Q & A
For people in the workforce, what is a typical day like? Are regular hours kept, or are schedules different? What is the societal view of productivity as a "virtue" there (since we work ourselves to death in the US)? - Nick Johnson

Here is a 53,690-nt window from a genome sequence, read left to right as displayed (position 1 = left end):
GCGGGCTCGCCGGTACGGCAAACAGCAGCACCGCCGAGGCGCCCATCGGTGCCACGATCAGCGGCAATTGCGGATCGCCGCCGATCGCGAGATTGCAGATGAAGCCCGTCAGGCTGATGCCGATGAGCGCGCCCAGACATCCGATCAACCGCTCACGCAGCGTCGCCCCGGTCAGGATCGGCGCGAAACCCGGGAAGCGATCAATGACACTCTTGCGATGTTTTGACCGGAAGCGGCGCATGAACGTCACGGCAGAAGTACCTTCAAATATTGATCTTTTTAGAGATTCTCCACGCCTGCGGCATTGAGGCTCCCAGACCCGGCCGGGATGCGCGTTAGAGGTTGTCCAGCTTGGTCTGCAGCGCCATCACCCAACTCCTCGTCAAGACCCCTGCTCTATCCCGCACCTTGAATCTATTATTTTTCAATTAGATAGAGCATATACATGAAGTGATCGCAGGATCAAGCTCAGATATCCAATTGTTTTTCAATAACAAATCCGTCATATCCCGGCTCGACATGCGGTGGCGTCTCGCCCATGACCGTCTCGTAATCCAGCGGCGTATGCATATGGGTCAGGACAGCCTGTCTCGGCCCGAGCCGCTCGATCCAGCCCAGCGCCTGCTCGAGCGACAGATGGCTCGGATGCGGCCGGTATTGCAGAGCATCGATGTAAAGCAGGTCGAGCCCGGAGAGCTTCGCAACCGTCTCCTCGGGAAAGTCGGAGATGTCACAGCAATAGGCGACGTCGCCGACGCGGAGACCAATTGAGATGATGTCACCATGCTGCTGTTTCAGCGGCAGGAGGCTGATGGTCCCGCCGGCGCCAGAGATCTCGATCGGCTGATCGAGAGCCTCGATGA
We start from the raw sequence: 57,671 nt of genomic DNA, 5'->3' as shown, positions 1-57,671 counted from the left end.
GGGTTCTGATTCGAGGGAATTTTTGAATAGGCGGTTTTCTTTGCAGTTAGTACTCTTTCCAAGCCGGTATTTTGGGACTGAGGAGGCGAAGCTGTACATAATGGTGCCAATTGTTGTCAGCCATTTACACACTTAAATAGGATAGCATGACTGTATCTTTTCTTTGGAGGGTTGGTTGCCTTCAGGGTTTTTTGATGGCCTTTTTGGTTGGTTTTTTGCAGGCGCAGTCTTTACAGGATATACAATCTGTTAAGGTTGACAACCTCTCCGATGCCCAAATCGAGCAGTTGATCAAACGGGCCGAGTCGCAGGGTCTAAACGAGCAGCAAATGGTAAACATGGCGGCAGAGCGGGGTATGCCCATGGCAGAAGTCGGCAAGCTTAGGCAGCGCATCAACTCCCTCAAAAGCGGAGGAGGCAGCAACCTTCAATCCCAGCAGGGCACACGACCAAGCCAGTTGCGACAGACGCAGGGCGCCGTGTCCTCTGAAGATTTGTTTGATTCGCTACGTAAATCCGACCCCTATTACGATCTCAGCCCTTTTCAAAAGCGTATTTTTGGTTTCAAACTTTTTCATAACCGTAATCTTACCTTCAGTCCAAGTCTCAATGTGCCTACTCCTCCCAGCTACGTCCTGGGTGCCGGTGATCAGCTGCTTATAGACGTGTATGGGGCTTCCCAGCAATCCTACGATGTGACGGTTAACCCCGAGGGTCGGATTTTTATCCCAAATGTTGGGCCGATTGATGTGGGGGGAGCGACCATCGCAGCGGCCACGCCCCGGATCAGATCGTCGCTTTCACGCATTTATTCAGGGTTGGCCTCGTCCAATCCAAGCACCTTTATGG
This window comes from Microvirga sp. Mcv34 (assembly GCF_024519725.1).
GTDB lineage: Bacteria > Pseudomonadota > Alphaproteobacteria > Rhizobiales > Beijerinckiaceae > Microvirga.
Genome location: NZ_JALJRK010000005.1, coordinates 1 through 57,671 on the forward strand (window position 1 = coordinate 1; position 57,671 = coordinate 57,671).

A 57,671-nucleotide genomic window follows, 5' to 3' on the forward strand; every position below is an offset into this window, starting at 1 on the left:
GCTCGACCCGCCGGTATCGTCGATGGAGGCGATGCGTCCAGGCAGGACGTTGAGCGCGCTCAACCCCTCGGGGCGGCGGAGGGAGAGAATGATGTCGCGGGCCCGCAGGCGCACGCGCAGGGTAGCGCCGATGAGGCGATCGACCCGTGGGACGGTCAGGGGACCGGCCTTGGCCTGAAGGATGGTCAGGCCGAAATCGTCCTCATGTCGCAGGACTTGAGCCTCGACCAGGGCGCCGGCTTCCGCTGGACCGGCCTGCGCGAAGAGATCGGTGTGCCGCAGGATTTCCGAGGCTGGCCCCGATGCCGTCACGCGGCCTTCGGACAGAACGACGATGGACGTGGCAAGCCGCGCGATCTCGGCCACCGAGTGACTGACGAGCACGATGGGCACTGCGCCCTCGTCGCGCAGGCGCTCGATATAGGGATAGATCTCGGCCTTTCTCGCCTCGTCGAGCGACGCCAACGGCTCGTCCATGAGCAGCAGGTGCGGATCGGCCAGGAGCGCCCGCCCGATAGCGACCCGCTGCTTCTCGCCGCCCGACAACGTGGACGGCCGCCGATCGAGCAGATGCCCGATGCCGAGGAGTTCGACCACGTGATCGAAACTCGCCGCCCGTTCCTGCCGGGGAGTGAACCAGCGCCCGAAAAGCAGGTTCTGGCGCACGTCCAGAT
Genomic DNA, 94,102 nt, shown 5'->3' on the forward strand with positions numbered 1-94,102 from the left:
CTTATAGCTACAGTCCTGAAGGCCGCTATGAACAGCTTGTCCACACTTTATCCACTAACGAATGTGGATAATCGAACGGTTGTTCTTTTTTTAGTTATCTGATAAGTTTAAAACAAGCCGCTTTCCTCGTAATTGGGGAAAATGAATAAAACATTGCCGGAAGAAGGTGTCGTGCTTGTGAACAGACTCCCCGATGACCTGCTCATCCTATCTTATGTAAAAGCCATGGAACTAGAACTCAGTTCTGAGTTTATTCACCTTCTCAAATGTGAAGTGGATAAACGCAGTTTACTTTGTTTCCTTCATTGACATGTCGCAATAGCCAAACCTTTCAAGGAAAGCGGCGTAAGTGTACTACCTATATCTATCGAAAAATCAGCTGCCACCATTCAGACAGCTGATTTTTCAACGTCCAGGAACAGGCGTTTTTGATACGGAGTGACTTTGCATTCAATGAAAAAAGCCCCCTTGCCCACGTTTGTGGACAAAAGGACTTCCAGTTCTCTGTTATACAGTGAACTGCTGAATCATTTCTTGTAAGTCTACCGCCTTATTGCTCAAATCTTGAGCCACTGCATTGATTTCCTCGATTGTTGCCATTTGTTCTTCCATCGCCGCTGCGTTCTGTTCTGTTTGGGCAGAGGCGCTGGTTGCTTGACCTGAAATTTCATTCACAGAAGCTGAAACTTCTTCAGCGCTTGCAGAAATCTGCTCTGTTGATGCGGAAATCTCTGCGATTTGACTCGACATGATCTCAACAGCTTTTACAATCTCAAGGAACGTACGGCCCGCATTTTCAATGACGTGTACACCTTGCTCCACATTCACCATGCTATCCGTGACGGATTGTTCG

Dear Nick, Thank you for your question. Can I assume that you’re writing it from your cubicle? For people in professional positions the work day seems to be much the same as ours, though it starts and ends earlier because of the heat in the late afternoon. Doctors, nurses, and teachers, while paid considerably less than their U.S. counterparts, get dressed up and go to work just like they do in the States. The biggest difference is that there are few factories, businesses, or large retail establishments to provide work for those who do not have a specialized education. Education level seems to be the biggest delineation in the Haitian workforce. People in professional positions feel a responsibility to provide jobs (which sometimes provide housing and meals) to people in need of jobs. The gatekeeper who rolls open the gate for us when the SUV beeps earns a small amount, and the ladies who cook our meals earn more when we’re here and receive room and board along with their salary. Even these jobs do not provide nearly enough work opportunities; most of the people in the streets have no work because there are no jobs available. Having a job is a source of pride and identity as much for the gatekeeper as for the nurse. People in Haiti define themselves by what we do just like we do in the States. The spirit to go out and do a job, any job is very strong. We heard the story of a man from a mountain village who came to Croix de Bouquets with his family. He was encouraged to go look for a job, he was told to find men pushing wheelbarrows and ask them if he could push a wheelbarrow too.